Connect with us

Dynamo and Alternator

Discussion in 'Electrical Engineering' started by n o s p a m p l e a s e, Mar 12, 2005.

Scroll to continue with content
  1. What is the difference between the two?

    Thanx
    NSP
     
  2. This isn't my field (small pun) but, AFAIK:

    A dynamo produces dc and has a commutator with brushes to
    connect to the coils in the rotor. An alternator produces ac
    and has slip rings to connect to the coils on the rotor.

    Dynamos were used prior to the availablility of inexpensive
    semiconductor power rectifiers - which allowed the use of
    alternators.
     
  3. Dick Alvarez

    Dick Alvarez Guest

    <<A dynamo produces dc and has a commutator with brushes to
    connect to the coils in the rotor. An alternator produces ac and has
    slip rings to connect to the coils on the rotor. ... Dynamos were
    used prior to the availablility of inexpensive semiconductor power
    rectifiers - which allowed the use of alternators.>>

    Dynamos were used in the earliest days of electrical power
    distribution, before alternating current was fully appreciated.

    Alternating current soon came into use because it is much easier
    to generate alternating current than to generate direct current;
    because alternating current it can be transformed in Voltage for
    efficiency of generation, transmission, and use; and because
    alternating current motors are much simpler than direct current
    motors for most applications.

    Ease of generation: In a dynamo, the load current is generated in
    the rotor, and must be conducted out of the rotor through a
    commutator and brushes. In an alternator, the load current is
    generated in the stator, and is taken out directly by fixed wires,
    rather than through a commutator and brushes. Similarly, alternating
    current motors are much simpler than direct current motors for most
    applications.

    Voltage transformation: In large alternators, alternating current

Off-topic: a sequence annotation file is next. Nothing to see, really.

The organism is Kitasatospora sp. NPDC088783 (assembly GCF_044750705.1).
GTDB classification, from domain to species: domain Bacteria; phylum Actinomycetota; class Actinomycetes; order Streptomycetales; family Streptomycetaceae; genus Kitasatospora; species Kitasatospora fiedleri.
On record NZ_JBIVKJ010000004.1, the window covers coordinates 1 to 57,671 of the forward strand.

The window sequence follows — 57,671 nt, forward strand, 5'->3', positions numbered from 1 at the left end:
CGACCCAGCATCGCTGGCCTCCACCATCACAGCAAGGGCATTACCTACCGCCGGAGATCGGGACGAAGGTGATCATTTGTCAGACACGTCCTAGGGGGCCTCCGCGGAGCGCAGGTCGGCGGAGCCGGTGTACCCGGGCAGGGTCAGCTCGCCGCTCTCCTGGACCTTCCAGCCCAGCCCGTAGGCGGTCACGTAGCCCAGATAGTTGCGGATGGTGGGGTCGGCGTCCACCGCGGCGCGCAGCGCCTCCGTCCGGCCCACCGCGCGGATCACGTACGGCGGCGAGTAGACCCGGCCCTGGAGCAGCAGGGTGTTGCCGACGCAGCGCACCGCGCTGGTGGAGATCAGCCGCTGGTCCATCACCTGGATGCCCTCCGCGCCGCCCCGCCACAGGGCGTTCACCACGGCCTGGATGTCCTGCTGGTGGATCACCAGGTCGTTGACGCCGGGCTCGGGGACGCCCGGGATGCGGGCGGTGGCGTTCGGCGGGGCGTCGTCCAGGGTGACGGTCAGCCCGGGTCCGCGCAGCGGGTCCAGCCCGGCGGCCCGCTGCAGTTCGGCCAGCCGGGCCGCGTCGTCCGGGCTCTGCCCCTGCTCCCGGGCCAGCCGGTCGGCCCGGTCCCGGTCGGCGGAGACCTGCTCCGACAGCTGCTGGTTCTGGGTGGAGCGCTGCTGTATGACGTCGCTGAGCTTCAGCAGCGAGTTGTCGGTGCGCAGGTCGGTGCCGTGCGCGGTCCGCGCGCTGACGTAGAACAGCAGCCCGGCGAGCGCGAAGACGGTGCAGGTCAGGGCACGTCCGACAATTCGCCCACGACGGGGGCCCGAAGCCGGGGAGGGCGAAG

is generated at medium Voltage for efficiency, then transformed up to
    high Voltage for efficiency in transmission over long distances, then
    transformed down to low Voltage for ease of consumption in homes.

    Alternating current came into use long before inexpensive
    semiconductor power rectifiers became available. In early
    alternators, slip rings conducted the excitation current to the coils
    on the rotor. Slip rings, in alternators, had two big advantages
    over commutators, in dynamos: First, the slip rings had to conduct
    only the relatively small excitation current, which made the rotor
    into a rotating electromagnet, rather than conduct the full load
    current, as in a dynamo. Second, slip rings were smooth, not
    segmented as in a dynamo, and thus there was relatively little wear
    and arcing between the slip rings and the brushes. Still, slip ring
    wear and arcing were significant problems in alternators.
    Furthermore, all medium and large alternators had separate DC exciter
    generators (little dynamos), with commutators and brushes and their
    attendant complications, but at least the exciter generators were
    much smaller than the dynamos that would be needed to generate the
    same amount of load power.